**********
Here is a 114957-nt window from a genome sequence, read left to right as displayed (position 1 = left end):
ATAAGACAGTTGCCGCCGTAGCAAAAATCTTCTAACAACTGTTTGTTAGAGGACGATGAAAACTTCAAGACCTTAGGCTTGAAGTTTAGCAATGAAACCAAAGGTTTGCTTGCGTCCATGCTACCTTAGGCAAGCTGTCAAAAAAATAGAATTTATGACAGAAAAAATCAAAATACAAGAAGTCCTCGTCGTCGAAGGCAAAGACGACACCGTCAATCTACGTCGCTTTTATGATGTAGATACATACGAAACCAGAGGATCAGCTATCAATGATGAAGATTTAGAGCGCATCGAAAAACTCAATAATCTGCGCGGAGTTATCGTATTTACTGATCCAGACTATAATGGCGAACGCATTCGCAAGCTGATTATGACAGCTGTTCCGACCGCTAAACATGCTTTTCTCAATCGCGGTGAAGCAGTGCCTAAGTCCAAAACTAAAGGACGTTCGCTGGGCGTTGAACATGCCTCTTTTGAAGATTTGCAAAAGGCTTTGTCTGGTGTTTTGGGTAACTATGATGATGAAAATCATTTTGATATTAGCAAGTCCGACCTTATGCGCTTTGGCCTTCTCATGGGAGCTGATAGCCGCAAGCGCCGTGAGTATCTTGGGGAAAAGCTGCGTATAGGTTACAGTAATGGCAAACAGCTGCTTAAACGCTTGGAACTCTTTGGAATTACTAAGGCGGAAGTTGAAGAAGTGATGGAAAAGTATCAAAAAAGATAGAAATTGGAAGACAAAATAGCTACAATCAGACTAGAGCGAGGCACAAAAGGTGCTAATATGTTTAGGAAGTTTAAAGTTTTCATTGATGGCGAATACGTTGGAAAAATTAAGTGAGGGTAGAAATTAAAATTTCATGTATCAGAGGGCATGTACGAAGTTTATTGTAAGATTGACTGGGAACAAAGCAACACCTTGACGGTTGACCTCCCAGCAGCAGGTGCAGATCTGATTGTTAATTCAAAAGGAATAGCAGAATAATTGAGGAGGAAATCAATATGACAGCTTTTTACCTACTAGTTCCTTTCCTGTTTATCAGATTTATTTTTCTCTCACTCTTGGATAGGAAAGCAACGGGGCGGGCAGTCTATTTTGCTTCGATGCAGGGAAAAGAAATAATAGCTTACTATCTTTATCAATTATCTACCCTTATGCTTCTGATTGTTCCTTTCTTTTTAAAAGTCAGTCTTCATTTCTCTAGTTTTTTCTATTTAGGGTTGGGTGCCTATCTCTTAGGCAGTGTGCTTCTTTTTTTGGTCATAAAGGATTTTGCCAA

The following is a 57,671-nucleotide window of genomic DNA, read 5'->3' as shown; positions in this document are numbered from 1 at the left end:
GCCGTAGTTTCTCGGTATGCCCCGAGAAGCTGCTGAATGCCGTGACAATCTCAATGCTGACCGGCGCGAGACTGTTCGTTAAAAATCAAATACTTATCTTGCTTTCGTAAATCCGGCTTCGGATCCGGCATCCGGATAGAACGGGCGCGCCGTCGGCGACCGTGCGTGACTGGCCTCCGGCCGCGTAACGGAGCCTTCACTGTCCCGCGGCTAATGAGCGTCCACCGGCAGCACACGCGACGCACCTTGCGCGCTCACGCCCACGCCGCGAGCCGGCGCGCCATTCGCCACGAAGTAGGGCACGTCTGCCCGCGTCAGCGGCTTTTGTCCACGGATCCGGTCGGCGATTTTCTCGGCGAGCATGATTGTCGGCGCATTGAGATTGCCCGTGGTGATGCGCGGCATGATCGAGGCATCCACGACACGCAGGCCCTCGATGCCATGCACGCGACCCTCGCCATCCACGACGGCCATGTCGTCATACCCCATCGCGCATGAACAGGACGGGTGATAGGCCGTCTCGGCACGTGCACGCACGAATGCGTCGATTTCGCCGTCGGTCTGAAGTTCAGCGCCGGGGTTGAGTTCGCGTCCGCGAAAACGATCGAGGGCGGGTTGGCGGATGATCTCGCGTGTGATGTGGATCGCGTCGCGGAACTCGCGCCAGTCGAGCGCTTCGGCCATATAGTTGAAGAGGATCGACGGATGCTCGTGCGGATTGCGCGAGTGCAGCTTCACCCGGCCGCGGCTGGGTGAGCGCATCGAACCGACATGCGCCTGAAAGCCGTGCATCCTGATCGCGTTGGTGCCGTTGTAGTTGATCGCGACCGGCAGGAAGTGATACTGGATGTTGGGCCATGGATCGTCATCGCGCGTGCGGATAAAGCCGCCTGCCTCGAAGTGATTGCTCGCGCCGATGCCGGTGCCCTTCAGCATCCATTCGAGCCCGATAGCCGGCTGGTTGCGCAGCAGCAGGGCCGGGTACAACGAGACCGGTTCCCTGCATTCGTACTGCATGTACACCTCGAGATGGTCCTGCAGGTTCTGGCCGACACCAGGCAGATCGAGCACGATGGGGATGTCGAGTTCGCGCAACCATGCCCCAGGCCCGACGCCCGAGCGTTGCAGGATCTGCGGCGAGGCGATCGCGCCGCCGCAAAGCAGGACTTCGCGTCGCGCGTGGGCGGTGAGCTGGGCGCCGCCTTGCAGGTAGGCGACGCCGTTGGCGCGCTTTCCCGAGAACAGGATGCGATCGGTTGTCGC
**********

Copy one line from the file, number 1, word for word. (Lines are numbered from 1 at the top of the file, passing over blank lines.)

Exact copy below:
Here is a 114957-nt window from a genome sequence, read left to right as displayed (position 1 = left end):